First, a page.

An ordinary morning for most women in India would be tangled and cluttered in getting their children ready and off to school or college, stepping aside so husbands can get ready and leave for work, and often feeding and helping aging parents and sick relatives. If lucky enough to have house maids, women lay out their chores for the day and supervise them as well. Women who themselves work do all of the above, in addition to getting themselves ready for their own job responsibilities. Many women also run the gamut of grocery shopping, paying bills, settling accounts at the bank, keeping children’s medical appointments, attending parent-teacher conferences, taking children for tuition, helping children with their homework, making social visits and any number of other responsibilities.
A World Bank study indicates that India’s female labor force participation stands at 27% compared to 96% for men. Women, disproportionately, are engaged in unpaid work at home and the outside. While women of each generation find opportunities for greater and varied labor participation, it would not be inaccurate to say that women in general, face greater challenges in finding and keeping gainful and satisfactory employment. Women also face greater obstacles in defining and claiming their relationship to their professions with the same degree of dedication, satisfaction and pride with which men own their paid labor.
The three films from three different regions of India in three different languages discussed here provide a prophetic and resilient vision of how women have negotiated and claimed their economic and existential worth in a society that is all too ready to deny them the opportunity to discover their own autonomous personhood through work.
Women’s troubled relationship to compensated labor, and thus their own autonomy, share a history of resistance against certain types of deeply rooted patriarchal norms characteristic of all societies across the length and breadth of India. The three films from three different regions of India, in three different languages discussed here, provide a prophetic and resilient vision of how women have negotiated and claimed their economic and existential worth in a society that is all too ready to deny them the opportunity to discover their own autonomous personhood through work.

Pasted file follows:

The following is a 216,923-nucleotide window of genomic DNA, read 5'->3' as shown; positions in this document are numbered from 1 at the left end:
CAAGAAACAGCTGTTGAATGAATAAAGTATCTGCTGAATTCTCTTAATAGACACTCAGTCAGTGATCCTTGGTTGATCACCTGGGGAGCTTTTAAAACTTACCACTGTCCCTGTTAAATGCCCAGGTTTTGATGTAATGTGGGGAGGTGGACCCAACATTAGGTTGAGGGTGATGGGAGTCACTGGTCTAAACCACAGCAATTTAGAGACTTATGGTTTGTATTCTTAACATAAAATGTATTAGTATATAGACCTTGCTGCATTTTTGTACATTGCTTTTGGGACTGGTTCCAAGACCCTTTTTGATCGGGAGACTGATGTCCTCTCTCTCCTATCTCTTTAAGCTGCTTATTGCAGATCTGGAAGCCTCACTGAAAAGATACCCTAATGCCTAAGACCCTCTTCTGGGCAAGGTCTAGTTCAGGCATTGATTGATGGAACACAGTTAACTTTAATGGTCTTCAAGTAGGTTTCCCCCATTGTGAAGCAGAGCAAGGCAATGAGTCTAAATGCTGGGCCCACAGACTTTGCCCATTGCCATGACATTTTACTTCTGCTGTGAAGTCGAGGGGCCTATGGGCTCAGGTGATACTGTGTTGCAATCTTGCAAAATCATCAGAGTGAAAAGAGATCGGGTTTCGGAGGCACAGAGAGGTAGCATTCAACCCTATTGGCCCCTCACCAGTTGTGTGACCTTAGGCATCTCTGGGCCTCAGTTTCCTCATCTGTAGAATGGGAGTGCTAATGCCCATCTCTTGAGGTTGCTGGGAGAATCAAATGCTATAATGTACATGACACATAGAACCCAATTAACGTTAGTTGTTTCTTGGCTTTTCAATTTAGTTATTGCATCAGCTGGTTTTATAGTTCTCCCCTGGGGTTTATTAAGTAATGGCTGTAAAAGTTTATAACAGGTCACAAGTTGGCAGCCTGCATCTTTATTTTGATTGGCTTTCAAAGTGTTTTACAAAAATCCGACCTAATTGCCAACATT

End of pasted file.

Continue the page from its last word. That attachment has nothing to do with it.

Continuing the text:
Two Films And A Common Theme Of Solidarity
Both Satyajit Ray’s Bengali film Mahanagar (The Big City, 1963) and P. Bhaskaran’s Malayalam film Anweshichu Kandethiyilla (I Searched But Did Not Find, 1967) were released in the same decade—the former telling the story of a young married woman from a genteel family fallen on hard times in Kolkata in the 1950s, and the latter narrating the story of a bright young woman from a Christian family in Kerala in the 1950s.
In Mahanagar, based on a story by Narendranath Mitra, Madhabi Mukherjee plays Arati Mazumdar, a sprightly young wife, mother and daughter-in-law in a traditional Bengali household who decides to break the family’s principle—”a woman’s place is in her home“—and take on the job of a salesgirl for a company that sells knitting machines. Susamma, played by the Malayali actress K. R. Vijaya in Anweshichu Kandethiyilla, likewise, decides to become a nurse in the military to offset the financial hardships of her family.
Both Ray and P. Bhaskaran artfully expose the social prejudices, not only against women entering the labor force, but also women working at certain specific jobs. In the time period in which the films are set, in the 1950s, both being a door-to-door salesgirl as well as a nurse were not seen as professions suitable for “good” women. These were jobs that necessitated women to go into unknown areas and mix and mingle with unknown men. Of course, these strictures were placed upon women by a patriarchal code of honor, chastity, mobility and modesty.
Arati’s husband Subrata, played by Anil Chatterjee, is at first supportive of his wife taking up the salesgirl’s job, but soon he finds himself resenting his unsuspecting wife, as his own insecurities at his inability to find a better-paying job begin to fan the flames of a competitive jealousy within him. Ray expertly shows the bitterness contracting Subrata’s demeanor as he watches his mother serve his wife breakfast alongside him in the morning as they both get ready to leave for work, or when Arati comes home with presents for the family when she gets her first month’s salary. Subrata turns away petulantly in shame and jealousy at the clear evidence that his wife, his efficient “housewife,” is equally efficient at work and has even received a commission on top of her salary! Underneath the vows and the intimacies or lack thereof, a marriage is an economic partnership, and a family is an economic unit. Man is the head of this unit in patriarchy’s version of the story.